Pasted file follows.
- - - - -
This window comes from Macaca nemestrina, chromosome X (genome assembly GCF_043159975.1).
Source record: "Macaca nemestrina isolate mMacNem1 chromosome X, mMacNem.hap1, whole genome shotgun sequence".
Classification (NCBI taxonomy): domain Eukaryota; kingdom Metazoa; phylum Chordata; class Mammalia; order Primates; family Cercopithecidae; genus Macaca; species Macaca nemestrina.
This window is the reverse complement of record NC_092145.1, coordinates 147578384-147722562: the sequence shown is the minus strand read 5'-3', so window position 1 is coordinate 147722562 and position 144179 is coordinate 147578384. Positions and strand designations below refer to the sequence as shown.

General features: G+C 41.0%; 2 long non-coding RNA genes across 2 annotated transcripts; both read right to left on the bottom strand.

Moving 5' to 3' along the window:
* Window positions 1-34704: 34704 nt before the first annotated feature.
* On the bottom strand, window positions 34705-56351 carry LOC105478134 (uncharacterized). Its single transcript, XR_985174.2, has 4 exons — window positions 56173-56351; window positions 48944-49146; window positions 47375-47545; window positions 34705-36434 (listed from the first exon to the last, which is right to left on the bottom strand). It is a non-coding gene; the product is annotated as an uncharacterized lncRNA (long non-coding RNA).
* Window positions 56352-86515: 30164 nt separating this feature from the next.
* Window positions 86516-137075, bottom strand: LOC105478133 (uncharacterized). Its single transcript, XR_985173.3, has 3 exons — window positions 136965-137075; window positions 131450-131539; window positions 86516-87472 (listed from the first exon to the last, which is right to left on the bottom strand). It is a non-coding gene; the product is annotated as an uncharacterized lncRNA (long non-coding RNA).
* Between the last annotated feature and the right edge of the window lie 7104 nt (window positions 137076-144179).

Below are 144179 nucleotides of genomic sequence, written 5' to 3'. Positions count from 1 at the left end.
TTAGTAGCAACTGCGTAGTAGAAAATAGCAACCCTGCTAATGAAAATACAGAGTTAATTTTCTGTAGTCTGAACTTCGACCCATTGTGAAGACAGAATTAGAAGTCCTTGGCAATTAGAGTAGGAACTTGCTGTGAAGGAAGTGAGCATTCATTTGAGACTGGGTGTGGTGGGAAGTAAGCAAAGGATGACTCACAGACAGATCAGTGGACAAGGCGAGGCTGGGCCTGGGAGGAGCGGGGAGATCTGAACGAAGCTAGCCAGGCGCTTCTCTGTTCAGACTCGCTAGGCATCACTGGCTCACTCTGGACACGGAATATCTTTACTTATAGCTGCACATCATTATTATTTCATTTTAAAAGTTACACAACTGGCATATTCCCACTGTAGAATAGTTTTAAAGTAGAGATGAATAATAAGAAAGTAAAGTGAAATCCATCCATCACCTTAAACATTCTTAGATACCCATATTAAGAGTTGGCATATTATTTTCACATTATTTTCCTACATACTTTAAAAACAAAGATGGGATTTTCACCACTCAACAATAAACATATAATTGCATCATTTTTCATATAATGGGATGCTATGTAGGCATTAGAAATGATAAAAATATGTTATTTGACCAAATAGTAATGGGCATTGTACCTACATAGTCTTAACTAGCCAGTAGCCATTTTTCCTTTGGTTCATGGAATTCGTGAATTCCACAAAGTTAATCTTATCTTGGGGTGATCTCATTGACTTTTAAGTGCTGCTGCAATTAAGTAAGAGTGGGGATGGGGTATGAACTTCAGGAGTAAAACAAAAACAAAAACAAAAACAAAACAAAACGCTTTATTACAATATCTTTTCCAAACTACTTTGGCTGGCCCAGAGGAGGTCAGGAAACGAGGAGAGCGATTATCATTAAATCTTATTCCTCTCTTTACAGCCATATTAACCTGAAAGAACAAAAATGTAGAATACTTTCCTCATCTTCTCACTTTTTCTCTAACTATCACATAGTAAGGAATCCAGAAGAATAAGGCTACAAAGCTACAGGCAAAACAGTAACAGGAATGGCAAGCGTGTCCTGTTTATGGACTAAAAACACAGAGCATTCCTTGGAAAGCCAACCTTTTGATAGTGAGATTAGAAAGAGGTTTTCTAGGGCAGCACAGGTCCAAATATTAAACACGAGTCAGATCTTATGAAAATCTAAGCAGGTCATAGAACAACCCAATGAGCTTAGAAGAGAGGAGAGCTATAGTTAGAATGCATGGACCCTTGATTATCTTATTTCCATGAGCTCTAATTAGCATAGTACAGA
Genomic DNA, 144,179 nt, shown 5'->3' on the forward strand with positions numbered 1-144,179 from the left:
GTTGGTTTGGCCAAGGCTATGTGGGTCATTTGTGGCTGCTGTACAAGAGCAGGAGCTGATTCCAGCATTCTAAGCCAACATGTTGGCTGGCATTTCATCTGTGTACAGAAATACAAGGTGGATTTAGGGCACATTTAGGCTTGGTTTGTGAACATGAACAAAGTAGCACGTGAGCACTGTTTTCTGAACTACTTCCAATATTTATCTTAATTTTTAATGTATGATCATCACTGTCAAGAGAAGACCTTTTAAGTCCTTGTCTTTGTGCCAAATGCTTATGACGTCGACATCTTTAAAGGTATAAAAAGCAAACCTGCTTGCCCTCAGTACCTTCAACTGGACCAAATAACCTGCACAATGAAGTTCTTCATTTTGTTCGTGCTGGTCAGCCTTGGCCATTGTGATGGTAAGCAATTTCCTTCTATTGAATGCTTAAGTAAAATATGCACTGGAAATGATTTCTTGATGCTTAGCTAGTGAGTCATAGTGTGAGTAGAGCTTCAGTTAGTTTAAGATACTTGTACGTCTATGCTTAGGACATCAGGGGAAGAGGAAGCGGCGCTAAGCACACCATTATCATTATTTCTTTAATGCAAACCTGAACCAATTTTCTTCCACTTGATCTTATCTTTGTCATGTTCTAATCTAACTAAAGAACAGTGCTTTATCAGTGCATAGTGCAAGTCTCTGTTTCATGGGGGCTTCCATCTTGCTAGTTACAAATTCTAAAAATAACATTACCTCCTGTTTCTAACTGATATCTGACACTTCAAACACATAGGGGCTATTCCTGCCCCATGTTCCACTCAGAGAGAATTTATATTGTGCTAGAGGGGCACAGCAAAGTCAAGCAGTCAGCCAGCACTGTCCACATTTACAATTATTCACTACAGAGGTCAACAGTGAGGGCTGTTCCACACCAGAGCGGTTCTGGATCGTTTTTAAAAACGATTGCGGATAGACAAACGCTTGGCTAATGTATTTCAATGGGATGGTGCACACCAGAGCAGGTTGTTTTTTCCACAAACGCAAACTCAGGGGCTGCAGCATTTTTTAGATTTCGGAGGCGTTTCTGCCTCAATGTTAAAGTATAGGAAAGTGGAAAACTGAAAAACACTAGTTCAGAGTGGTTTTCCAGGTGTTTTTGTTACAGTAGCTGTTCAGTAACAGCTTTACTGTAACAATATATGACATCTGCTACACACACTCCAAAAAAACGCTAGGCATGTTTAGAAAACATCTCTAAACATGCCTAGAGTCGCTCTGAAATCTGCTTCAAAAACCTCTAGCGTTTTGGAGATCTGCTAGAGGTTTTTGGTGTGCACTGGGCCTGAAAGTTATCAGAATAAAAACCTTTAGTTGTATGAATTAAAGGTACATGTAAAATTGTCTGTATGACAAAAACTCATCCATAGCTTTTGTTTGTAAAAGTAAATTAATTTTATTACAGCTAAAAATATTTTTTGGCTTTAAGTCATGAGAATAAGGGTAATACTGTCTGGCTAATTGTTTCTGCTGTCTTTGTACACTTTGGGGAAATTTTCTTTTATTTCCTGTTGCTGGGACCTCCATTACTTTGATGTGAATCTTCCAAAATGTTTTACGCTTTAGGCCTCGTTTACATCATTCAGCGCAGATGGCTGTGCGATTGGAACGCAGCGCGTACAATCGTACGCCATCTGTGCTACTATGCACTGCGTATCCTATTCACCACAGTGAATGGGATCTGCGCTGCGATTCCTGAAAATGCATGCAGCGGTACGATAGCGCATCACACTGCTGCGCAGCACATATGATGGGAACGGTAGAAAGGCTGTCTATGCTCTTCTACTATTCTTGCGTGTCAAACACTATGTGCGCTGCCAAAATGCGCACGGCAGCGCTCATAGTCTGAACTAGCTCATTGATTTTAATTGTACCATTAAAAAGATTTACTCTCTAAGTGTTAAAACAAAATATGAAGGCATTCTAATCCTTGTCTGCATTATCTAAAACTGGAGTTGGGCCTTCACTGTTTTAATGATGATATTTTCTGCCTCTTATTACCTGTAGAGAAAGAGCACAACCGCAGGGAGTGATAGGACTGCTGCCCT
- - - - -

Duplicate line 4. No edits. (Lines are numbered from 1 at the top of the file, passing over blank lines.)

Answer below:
This window is the reverse complement of record NC_092145.1, coordinates 147578384-147722562: the sequence shown is the minus strand read 5'-3', so window position 1 is coordinate 147722562 and position 144179 is coordinate 147578384. Positions and strand designations below refer to the sequence as shown.